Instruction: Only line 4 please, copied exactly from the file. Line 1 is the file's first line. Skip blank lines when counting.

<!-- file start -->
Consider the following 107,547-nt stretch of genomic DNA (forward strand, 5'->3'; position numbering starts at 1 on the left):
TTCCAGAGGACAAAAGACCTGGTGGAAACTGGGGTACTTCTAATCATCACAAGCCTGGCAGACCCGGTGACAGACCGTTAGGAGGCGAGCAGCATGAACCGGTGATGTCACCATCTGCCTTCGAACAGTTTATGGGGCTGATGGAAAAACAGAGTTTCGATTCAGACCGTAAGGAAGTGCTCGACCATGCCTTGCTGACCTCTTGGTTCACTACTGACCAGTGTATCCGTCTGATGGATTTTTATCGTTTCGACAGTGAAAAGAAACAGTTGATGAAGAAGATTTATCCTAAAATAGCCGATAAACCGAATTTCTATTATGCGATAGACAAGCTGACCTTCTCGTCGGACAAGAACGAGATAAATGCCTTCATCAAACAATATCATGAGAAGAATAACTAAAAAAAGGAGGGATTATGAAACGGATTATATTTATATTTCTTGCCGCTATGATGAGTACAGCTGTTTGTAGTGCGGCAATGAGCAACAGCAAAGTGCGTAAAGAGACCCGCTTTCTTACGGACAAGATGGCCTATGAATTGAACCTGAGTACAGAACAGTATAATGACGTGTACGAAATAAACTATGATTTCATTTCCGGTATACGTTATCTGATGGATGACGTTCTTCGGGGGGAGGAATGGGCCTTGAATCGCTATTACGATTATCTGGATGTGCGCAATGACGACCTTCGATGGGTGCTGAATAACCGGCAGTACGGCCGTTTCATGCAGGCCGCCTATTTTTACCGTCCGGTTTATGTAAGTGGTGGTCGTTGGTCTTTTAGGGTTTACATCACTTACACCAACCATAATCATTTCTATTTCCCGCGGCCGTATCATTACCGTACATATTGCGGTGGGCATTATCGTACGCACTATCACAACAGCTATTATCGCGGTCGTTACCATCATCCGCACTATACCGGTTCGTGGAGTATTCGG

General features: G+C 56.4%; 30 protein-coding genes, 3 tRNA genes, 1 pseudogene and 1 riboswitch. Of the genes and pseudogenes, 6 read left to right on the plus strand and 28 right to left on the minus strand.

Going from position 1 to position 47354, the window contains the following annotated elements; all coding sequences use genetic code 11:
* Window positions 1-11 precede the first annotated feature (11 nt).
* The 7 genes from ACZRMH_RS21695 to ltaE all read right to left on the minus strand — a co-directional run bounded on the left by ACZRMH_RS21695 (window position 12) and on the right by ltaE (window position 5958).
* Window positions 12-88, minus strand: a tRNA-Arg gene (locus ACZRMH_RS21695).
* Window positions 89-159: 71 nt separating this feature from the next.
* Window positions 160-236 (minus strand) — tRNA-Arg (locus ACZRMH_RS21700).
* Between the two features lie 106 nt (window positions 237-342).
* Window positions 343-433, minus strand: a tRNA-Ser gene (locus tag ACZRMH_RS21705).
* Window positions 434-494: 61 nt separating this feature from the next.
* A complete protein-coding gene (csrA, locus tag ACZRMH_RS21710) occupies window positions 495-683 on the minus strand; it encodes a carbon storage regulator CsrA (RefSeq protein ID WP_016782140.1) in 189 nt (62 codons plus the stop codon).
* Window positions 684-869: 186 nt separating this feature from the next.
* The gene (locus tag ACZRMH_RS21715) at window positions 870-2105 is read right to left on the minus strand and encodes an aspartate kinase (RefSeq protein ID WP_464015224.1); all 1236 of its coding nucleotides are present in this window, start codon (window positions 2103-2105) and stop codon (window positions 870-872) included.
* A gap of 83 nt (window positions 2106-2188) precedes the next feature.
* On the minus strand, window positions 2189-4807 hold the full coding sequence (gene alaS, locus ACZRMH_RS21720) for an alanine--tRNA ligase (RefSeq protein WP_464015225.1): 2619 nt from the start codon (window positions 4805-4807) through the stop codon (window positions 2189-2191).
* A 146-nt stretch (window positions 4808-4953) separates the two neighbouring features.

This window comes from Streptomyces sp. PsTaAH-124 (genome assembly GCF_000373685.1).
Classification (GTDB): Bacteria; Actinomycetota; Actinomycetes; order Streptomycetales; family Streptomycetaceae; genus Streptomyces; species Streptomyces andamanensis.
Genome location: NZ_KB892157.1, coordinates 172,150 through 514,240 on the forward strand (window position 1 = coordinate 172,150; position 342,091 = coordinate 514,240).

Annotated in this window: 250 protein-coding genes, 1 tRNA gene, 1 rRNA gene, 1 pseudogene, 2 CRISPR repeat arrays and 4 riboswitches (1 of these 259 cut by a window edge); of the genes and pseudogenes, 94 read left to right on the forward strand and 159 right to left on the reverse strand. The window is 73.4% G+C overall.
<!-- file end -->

Going from position 1 to position 47354, the window contains the following annotated elements; all coding sequences use genetic code 11: